Beacons Boost Holiday Shopping, Study Shows
About 60 percent of consumers say they appreciate the beacon experience, according to Swirl.
The advent of beacons may not yet be fully upon us — with many brick-and-mortar retailers still testing out the technology — but it’s picking up pace, as department store chains such as Macy’s and Target have expanded their respective adoption of the micro-targeting devices over the past few months.
Beacon marketing platform provider Swirl has conducted research to measure consumer engagement. The Boston-based company, which has its beacon technology available in a number of retail stores including Lord & Taylor, Urban Outfitters, Alex & Ani, Kenneth Cole, and Timberland, released new data showing that 60 percent of shoppers are receptive to beacon-triggered content, with 30 percent actually making beacon-inspired buys. Sixty-one percent of consumers say they’d do more of their holiday shopping in locations that offered mobile content while they’re in the store.
Swirl’s research tapped a couple of sources, says Rebecca Schuette, director of marketing at Swirl. The company derived its analysis directly from the Swirl mobile platform, where it has “tens of thousands of interactions with beacon marketing” stored. Swirl also conducted shopper surveys about beacon interactions via a few of the retailers with which it partners, Schuette says.
A Personal Shopper In Hand
Retailers have been using beacons largely to offer discounts and other types of in-store rewards, which is part of why the engagement rate is so high, says Schuette, but that’s not the only reason.
“A lot of [the success of beacons] has to do with their location-based nature,” Schuette says. “It’s about getting that right message to the right shopper at the right time. When you can communicate with somebody when they’re in that shopping mindset in that store — it’s the best time to reach out.”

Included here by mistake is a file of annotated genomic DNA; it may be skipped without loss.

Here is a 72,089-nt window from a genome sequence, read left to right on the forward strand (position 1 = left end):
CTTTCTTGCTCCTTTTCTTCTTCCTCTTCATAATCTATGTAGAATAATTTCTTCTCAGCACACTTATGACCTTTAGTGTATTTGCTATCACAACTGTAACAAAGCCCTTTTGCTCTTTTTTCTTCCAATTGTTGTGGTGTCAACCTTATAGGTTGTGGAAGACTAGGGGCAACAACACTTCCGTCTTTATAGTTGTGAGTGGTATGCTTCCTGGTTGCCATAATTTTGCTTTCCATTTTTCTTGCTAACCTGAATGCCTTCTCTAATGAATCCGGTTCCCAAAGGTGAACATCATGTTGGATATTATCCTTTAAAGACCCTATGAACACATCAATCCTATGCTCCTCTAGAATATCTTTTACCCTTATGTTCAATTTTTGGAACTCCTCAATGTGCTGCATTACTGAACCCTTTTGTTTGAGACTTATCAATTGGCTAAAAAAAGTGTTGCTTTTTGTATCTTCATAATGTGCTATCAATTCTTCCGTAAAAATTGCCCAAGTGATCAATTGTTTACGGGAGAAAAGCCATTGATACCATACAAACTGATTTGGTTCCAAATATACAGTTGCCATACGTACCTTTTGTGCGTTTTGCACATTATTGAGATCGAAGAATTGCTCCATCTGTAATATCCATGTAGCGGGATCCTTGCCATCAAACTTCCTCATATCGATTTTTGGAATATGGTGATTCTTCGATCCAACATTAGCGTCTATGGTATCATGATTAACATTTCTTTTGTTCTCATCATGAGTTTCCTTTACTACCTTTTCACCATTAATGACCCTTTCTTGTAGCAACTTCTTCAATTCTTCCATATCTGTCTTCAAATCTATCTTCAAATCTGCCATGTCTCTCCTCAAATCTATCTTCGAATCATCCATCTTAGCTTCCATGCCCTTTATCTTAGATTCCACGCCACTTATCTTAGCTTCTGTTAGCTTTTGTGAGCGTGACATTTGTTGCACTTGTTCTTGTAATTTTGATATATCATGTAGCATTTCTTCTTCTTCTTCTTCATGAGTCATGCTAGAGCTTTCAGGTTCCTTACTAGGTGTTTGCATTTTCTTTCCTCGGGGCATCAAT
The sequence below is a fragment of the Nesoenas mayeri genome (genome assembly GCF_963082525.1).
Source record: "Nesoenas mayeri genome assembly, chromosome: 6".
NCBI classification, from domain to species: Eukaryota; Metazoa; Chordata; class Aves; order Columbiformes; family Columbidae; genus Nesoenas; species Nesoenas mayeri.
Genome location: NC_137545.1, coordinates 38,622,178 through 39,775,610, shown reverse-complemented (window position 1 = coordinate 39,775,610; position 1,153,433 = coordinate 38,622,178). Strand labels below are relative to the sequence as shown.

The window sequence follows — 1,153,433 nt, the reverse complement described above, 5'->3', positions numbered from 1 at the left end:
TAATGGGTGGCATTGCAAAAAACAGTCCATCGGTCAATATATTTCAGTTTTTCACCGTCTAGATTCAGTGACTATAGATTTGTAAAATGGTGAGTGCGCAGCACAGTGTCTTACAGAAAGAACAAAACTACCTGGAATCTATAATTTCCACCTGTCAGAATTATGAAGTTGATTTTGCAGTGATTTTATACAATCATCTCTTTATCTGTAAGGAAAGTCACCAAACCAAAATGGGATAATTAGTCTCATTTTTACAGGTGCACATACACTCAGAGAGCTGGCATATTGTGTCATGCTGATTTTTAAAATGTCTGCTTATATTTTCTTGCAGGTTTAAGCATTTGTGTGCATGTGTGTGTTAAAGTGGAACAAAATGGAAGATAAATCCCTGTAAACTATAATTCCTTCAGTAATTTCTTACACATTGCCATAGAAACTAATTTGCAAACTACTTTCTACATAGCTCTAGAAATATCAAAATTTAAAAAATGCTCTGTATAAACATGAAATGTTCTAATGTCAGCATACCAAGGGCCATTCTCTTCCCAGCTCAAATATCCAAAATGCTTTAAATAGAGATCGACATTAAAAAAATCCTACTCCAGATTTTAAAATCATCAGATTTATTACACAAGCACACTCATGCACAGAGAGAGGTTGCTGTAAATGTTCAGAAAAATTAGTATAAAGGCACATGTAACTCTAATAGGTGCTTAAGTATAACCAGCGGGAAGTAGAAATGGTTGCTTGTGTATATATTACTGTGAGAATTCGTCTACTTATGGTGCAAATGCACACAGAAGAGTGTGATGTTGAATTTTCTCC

One thing that came out “loud and clear” in Swirl’s survey results, Schuette says, is how much consumers value the exclusive content that can be triggered by beacons.
“We have shoppers saying that they feel like they have a personal shopper right in their pocket,” Schuette says. “If that’s what the retailers can offer, then that really does enhance one’s shopping experience, and it’s not just about discounting; it’s about the entire experience in the retail establishment.”
Please Do Disturb
One of the issues holding retailers back from implementing beacons is that of consumer privacy. Businesses don’t want to “interrupt” or “bother” consumers with push notifications or other alerts via their smartphone while they’re browsing. Swirl’s survey results may prompt retailers to rethink these concerns.
“There’s a lot of reporting out there [suggesting] that shoppers may be concerned with privacy interactions or turned of notifications that come in through their cell phone,” Schuette says. “We found the opposite [is true] because this is opt-in technology.”
The key here of course is “opt-in.” Consumers have voluntarily signed up for a service. If they didn’t want it, they wouldn’t have enrolled in it, which means they’re not only accepting of push notifications and other beacon-triggered alerts, they’re expecting them.
The proof, Schuette suggests, is in the numbers. “Having 60 percent open rates is really unheard of in mobile marketing in general.”
Retailers using beacons, like Lord & Taylor, which last month rolled out Swirl’s beacon solution in all its locations, have an advantage this holiday season, as they’re catering to that 61 percent of consumers seeking a mobile in-store offer, Schuette says. As she sees it, these businesses are also pioneers in an industry that’s just beginning to take off.
“2014 was the year of lots of [beacon] pilots,” Schuette says. “Come 2015, you’ll see all the top 100 retailers have beacon marketing in place in their stores.”